Colin Spencer




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The Downs Venice
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Excerpt from How the Greeks...

Some weeks before Mrs Nixon’s visit to Greece, the Commandant of the Dionysos Camp, Major Theonakos, received an order from Inspector Lambrou telling him that all cells should be pumped dry and kept in that state in the future. When the Major read this order, he giggled helplessly and immediately called in Captain Zagouras and Lieutenant Kapoglou; whereupon they all three pranced about the office hooting with merriment. The thought of Inspector Lambrou suffering from a spasm of concern for his prisoners was quite unheard of; they decided to ignore the order and happily waited for it to be countermanded. However, a few days after that the Major was told that in the near future some observers from Amnesty were going to be allowed to visit the Camp and his immediate presence in Athens was called for by the Inspector.

When the Major visited Lambrou’s office he saw that Lambrou’s nose twitched as if a colony of red ants had taken refuge in his sinuses. Theonakos felt it must be a sign of choleric bad temper.

‘You’ve pumped the cells dry, Major?’

‘Of course, Inspector.’

‘Better give them a coat of paint, put some furniture in them, make them look fairly comfortable.’

‘I’ll try,’ the Major said nervously, thinking of those black dank holes in the rock and wondering how on earth you could paint walls running with water. Oil paint might stick, he supposed?

‘Try?’ Lambrou echoed, looking up at the Major and lifting one eyebrow which shook in salute.

‘No, no, I mean… I will.’

‘Now it seems that Mr Pattakos has agreed that they can interview three prisoners.’ Lambrou stared at the Major, who had taken out his tie from its neat position and was chewing the end of it. ‘Are you in the habit of finding your uniform edible?’ Lambrou asked, mentally congratulating himself on another shaft of his driest wit.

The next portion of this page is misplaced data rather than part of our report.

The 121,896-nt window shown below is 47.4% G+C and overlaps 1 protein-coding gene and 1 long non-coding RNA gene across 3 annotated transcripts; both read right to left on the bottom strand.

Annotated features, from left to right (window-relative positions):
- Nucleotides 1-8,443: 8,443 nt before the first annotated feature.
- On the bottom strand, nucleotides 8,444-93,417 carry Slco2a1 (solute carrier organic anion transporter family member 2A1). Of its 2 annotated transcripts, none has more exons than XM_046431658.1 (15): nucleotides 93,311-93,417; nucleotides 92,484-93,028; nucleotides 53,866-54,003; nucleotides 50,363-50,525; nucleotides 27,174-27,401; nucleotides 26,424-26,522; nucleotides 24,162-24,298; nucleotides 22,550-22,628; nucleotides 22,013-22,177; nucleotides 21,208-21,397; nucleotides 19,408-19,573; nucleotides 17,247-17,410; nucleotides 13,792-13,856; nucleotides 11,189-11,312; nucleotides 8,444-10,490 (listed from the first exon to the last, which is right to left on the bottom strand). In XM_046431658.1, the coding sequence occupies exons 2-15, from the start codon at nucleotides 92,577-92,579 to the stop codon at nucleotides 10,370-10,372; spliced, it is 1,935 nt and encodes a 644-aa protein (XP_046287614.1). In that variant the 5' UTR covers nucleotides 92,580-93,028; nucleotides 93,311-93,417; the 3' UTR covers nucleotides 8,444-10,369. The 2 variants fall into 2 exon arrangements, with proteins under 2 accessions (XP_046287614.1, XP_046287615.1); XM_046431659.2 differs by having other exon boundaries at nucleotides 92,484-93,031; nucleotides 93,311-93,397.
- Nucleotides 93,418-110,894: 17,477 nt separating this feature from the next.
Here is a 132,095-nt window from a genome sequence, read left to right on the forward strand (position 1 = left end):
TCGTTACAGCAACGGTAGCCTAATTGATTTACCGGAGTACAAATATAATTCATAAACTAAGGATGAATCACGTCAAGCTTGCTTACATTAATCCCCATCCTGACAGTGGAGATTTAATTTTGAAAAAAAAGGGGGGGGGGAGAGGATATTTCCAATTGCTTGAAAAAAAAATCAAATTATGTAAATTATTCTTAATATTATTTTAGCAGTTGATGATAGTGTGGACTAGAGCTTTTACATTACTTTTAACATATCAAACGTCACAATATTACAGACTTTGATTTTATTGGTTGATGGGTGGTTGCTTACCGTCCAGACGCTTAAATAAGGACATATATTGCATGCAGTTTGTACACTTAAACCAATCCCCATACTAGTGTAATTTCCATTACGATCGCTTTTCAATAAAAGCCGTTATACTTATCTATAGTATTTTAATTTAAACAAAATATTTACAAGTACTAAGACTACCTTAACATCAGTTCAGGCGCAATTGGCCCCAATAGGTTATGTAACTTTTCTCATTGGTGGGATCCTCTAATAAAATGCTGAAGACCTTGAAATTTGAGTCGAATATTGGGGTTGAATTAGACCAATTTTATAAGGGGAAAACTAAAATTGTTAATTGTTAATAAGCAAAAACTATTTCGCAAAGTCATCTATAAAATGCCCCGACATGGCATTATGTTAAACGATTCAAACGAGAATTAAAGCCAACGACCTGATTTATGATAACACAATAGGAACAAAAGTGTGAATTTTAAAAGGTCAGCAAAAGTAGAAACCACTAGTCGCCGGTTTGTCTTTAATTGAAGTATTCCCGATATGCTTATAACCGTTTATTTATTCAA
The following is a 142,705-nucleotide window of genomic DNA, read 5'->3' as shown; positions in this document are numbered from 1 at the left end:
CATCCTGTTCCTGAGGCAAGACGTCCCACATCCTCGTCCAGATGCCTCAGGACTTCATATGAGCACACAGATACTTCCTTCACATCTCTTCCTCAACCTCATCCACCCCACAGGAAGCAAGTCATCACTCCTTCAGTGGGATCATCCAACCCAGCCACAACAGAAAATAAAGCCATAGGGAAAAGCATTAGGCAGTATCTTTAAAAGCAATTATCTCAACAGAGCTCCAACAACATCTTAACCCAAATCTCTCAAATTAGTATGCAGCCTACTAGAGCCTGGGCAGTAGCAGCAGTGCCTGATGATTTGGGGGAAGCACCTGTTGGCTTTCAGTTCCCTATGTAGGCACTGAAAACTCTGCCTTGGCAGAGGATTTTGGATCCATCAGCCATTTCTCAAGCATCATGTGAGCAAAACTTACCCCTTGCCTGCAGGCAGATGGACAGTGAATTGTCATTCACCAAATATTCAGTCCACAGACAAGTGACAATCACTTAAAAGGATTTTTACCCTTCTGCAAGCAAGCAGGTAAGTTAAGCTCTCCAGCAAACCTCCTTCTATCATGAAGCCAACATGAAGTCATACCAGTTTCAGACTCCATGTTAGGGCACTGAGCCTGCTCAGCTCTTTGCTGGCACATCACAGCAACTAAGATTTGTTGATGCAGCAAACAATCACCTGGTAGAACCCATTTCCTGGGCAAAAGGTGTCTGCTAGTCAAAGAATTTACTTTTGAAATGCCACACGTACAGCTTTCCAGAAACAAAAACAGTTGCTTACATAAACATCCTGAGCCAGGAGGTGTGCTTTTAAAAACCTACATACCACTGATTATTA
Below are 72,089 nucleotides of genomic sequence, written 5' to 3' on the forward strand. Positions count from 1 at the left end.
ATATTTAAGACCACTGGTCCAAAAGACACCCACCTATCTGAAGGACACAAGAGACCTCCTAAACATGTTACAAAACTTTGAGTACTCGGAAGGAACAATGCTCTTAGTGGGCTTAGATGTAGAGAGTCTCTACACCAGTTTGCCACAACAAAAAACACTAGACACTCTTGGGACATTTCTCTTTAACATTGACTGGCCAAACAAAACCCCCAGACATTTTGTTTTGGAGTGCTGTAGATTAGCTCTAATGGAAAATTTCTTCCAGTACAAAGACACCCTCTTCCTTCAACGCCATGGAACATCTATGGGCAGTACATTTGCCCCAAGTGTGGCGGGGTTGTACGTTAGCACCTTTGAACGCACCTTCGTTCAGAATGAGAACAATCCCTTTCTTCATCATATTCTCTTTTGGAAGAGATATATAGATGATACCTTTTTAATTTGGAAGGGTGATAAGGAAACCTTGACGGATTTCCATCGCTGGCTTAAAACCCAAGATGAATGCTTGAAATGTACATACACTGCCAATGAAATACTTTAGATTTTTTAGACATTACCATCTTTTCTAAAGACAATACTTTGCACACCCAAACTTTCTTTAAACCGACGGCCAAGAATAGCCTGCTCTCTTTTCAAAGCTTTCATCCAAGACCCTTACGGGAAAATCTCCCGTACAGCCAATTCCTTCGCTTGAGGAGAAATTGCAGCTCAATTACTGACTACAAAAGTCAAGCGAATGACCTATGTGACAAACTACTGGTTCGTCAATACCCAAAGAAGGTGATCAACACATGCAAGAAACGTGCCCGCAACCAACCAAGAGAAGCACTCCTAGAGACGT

The Major dropped the tie. ‘I do beg your pardon, Inspector. I was er … Look, have you seen those cells?’

‘What do you think I am? A welfare worker?’ Lambrou uttered acidly.

‘No, indeed, that thought never crossed my mind.’ He answered uneasily, thinking that the description of the cells was in all the reports. Half of the prisoners died of pneumonia or became crippled with rheumatism – Lambrou must be aware of that. ‘But you see, Inspector, well, the cells are nothing more than potholes in the rock.’

‘Why can’t you furnish potholes? Or is that too much to ask?’

‘What furniture had you in mind sir?’

‘A bed, chair, table. Nothing too luxurious. Basic stuff, you know.’

‘Should the bed have a mattress and a blanket?’

‘Well, Amnesty is sure to kick up a fuss if they don’t.’

The Major nodded wearily, wondering how long such things would last without disintegrating. ‘Er … the
cells, sir, aren’t big enough to get a bed in.’

Lambrou leant forward upon the desk and Major Theonakos was given the benefit of his Hades glare accompanied by his Cerberus growl. ‘I am not used to my orders being questioned, Major. You understand the point of this visit.’ He paused while the Major nodded his assent several times and made a huge effort to control his urge to chew his tie again. Then Lambrou thumped the desk with his first and shrieked, ‘Meddlesome bastards and fascist perverts. I’m surrounded by them.’

‘Oh dear, I am sorry to hear that, sir.’